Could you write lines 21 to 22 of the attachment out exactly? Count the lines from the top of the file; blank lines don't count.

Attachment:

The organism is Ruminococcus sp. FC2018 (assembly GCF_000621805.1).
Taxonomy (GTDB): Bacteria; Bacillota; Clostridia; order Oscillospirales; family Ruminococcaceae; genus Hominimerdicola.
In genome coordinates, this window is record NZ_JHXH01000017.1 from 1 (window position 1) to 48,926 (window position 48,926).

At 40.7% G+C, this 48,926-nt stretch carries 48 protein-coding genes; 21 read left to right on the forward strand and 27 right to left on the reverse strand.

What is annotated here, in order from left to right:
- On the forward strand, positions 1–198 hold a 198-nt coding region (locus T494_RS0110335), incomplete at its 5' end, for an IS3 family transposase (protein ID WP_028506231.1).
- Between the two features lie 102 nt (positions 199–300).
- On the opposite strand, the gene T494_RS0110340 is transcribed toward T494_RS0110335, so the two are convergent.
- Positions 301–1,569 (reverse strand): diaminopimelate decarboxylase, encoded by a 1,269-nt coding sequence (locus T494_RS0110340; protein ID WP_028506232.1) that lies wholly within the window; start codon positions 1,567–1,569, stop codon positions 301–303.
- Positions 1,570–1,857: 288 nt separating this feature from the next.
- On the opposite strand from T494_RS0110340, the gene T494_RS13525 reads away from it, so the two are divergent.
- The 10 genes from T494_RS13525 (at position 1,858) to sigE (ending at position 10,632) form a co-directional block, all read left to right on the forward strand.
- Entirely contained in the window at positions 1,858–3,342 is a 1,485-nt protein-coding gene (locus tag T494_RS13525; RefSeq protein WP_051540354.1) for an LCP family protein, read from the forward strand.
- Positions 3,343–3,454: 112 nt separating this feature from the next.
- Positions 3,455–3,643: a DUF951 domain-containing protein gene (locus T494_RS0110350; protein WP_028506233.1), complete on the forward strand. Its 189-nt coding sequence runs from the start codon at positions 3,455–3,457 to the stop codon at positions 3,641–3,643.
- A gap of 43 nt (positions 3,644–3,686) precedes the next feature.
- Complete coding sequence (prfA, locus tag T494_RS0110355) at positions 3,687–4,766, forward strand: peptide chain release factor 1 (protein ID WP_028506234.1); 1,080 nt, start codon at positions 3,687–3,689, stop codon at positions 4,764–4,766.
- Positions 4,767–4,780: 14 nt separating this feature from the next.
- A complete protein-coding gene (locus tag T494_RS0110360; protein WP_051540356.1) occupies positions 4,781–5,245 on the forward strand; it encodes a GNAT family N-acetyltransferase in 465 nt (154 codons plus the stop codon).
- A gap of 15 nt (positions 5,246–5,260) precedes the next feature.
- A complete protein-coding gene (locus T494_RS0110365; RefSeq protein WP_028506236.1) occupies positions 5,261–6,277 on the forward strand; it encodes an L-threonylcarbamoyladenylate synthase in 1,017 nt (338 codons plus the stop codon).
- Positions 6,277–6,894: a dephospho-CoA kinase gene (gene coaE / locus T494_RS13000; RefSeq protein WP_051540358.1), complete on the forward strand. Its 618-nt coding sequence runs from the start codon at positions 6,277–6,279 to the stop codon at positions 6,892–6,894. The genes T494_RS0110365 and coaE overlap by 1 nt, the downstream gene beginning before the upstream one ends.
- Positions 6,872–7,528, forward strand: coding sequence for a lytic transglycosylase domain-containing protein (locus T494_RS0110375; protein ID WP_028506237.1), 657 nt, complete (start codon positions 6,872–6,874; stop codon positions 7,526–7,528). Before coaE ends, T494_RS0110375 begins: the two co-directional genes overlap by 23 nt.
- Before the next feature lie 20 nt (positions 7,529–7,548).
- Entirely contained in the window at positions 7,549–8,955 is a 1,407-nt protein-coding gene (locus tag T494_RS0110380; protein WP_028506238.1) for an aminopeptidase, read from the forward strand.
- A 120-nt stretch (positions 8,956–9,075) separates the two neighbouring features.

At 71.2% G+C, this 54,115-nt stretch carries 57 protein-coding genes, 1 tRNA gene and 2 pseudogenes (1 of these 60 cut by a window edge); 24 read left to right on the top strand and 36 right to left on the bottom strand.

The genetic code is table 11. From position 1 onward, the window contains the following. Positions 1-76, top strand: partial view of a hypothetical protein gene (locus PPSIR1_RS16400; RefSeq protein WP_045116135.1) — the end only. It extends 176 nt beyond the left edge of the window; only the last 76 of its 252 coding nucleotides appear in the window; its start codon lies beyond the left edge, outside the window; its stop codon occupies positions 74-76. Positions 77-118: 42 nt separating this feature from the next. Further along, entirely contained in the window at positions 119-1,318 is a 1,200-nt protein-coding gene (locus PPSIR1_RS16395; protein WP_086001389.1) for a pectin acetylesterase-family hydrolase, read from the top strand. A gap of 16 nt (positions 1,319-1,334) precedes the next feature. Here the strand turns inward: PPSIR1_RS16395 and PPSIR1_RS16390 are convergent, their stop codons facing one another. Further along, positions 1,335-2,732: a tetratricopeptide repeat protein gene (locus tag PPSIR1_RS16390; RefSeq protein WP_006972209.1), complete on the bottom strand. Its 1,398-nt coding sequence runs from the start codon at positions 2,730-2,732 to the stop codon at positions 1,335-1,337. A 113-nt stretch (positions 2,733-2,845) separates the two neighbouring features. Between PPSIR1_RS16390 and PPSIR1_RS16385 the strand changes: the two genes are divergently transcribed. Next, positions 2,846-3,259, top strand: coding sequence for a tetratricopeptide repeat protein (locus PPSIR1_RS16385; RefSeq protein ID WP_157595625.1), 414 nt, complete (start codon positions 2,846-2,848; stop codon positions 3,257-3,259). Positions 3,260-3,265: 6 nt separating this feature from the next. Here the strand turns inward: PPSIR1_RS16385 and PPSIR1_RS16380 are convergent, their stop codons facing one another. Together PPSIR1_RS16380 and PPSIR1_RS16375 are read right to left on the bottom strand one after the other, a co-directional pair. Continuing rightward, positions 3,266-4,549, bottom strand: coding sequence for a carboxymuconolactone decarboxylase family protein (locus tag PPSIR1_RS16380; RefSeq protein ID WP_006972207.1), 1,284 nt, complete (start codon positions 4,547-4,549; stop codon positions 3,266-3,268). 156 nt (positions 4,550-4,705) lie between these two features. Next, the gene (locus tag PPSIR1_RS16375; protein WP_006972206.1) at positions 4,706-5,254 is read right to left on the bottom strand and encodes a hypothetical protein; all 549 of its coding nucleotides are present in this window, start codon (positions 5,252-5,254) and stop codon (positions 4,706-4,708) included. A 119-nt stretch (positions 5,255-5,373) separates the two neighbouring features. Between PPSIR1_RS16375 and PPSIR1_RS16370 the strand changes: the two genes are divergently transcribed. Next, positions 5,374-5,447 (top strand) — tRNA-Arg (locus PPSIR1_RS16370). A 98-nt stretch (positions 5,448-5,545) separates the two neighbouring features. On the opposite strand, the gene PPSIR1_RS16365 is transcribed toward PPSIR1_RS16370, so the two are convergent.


- A complete protein-coding gene (locus T494_RS0110365; RefSeq protein WP_028506236.1) occupies positions 5,261–6,277 on the forward strand; it encodes an L-threonylcarbamoyladenylate synthase in 1,017 nt (338 codons plus the stop codon).
- Positions 6,277–6,894: a dephospho-CoA kinase gene (gene coaE / locus T494_RS13000; RefSeq protein WP_051540358.1), complete on the forward strand. Its 618-nt coding sequence runs from the start codon at positions 6,277–6,279 to the stop codon at positions 6,892–6,894. The genes T494_RS0110365 and coaE overlap by 1 nt, the downstream gene beginning before the upstream one ends.